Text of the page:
And he told me about the day he was sitting in the showroom with one of his salespeople. It was a rainy and cloudy day. There had been hardly any sales activity that day and the salesperson was bored and defeated. Since it was near the end of the day, things were looking up for the sales guy. It was almost time to go home. And soon he could be rid of the place.
In walks this disheveled, poorly dressed man who had been caught in a downpour between his beat-up car in the parking lot and the showroom. As the man walked in, the salesman sized him up and said to the owner: “Oh no. Here we go. Another looker to waste my time.” And the owner said: “Tell you what. I will give you $20 in exchange for you agreeing that this man can be my prospect, not yours. So whatever happens with him I get the credit. What do you think?” The salesman quickly agreed, believing that the whole exercise would be a waste of time for the owner.
The owner greeted the man and got into a discussion. He turned out to be the vehicle acquisition person for a major local company. After an hour, the owner had sold him 20 cars. The man was so thankful for the good experience that he introduced the owner to his friend, the president of a multinational Fortune 100 company who, after some discussion with the owner, ordered a fleet of trucks and cars worth more than $3 million.
And there were a couple of other referrals that came after that—and more sales. The owner finished telling me the story then said: "You know, that one man, who my salesperson thought was just another useless looker, brought me, either though direct purchase or referrals, more than $5 million worth of business over a six-month period. The sales guy never got over it. And I told him, as I have always told all of my salespeople—you cannot judge a book by its cover. Treat everyone with respect and honor. You never know what will happen."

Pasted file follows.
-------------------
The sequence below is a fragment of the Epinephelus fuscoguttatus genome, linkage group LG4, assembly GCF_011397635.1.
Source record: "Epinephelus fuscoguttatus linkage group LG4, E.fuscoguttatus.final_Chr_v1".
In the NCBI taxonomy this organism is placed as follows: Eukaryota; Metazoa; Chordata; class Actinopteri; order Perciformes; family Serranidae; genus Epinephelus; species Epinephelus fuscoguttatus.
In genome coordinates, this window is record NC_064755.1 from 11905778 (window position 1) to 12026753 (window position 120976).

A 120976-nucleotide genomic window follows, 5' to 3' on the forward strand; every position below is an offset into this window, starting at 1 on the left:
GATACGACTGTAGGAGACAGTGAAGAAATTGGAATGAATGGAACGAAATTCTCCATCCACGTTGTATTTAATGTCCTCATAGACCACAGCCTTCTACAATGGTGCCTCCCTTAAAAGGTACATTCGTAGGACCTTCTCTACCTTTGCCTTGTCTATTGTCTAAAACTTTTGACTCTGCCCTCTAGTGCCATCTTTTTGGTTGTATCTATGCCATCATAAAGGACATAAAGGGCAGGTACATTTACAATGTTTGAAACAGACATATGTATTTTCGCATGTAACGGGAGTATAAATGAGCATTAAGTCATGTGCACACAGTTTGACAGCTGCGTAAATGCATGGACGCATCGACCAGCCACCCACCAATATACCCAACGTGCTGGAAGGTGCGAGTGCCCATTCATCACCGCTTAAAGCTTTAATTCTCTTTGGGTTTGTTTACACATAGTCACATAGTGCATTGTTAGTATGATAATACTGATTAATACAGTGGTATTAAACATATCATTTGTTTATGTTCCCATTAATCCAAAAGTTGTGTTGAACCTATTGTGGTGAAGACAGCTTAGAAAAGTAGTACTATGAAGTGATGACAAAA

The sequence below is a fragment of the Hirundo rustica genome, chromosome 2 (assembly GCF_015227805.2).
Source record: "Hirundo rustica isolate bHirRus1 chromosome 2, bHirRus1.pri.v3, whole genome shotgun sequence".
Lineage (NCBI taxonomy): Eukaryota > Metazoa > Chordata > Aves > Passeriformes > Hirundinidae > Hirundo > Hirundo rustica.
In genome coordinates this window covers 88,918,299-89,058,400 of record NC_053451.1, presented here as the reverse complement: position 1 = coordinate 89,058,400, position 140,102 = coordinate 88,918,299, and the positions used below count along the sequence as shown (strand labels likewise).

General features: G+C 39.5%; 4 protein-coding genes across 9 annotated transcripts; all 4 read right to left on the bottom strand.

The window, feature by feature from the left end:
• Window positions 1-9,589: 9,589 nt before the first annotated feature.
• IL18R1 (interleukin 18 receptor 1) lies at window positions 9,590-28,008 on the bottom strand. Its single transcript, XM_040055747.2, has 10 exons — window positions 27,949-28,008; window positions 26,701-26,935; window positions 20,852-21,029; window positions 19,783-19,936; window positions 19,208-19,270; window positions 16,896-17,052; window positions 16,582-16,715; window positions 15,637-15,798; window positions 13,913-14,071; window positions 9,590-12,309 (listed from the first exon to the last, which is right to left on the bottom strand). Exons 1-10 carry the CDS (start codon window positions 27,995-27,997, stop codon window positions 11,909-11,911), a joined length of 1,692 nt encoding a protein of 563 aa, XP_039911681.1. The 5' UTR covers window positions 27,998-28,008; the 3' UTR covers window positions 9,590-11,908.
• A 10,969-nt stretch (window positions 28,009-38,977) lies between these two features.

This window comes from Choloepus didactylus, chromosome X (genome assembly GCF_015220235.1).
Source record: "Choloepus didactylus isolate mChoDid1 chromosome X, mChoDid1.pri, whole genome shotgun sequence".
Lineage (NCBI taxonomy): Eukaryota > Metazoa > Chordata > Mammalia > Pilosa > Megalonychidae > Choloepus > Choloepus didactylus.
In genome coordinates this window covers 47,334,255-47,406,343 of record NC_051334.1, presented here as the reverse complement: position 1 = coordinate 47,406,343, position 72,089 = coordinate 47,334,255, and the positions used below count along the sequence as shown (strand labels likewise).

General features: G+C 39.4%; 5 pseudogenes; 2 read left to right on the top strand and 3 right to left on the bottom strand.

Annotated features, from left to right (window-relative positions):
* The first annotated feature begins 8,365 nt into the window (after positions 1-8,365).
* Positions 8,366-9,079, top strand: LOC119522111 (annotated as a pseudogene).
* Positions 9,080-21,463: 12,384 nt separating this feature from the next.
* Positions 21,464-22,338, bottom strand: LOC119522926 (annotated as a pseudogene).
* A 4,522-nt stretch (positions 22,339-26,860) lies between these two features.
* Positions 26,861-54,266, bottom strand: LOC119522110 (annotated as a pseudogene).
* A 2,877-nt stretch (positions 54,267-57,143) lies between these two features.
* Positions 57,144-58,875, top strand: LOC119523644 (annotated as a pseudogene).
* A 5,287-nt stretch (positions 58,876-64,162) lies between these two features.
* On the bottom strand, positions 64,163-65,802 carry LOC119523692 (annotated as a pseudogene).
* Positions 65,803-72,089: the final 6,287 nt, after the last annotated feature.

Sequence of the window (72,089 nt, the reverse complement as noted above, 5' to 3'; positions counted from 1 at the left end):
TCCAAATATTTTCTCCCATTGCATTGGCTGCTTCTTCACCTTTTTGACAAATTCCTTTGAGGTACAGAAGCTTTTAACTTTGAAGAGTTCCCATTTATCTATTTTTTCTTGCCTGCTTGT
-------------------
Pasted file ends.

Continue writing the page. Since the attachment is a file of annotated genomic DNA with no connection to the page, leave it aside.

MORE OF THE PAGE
Well, when I heard that story I knew I had to pass it on to you, along with my story of the two single ladies, because the ending is exactly the same.
Several weeks after my meeting with them, a check for more than $300,000 arrived in our office. They had been so excited by what I had shared about our programs and what their giving could do that they just had to give more.
Goodness. I about fell out of my chair. Then I was thankful I had listened to the other voice that had told me just to go with it and be honorable and respectful. And it impressed upon me that you cannot really tell who people are by how they look or where they live—that it is important to give yourself to all equally and not just go for the money.
So, next time you find yourself judging donors, remember these two stories. And they will help you remember to honor and respect them properly.
If you’re hanging with Richard it won’t be long before you’ll be laughing.
He always finds something funny in everything. But when the conversation is about people, their money and giving, you’ll find a deeply caring counselor who helps donors fulfill their passions and interests. Richard believes that successful major-gift fundraising is not fundamentally about securing revenue for good causes. Instead it is about helping donors express who they are through their giving. The Connections blog will provide practical information on how to do this successfully. Richard has more than 30 years of nonprofit leadership and fundraising experience, and is founding partner of the Veritus Group.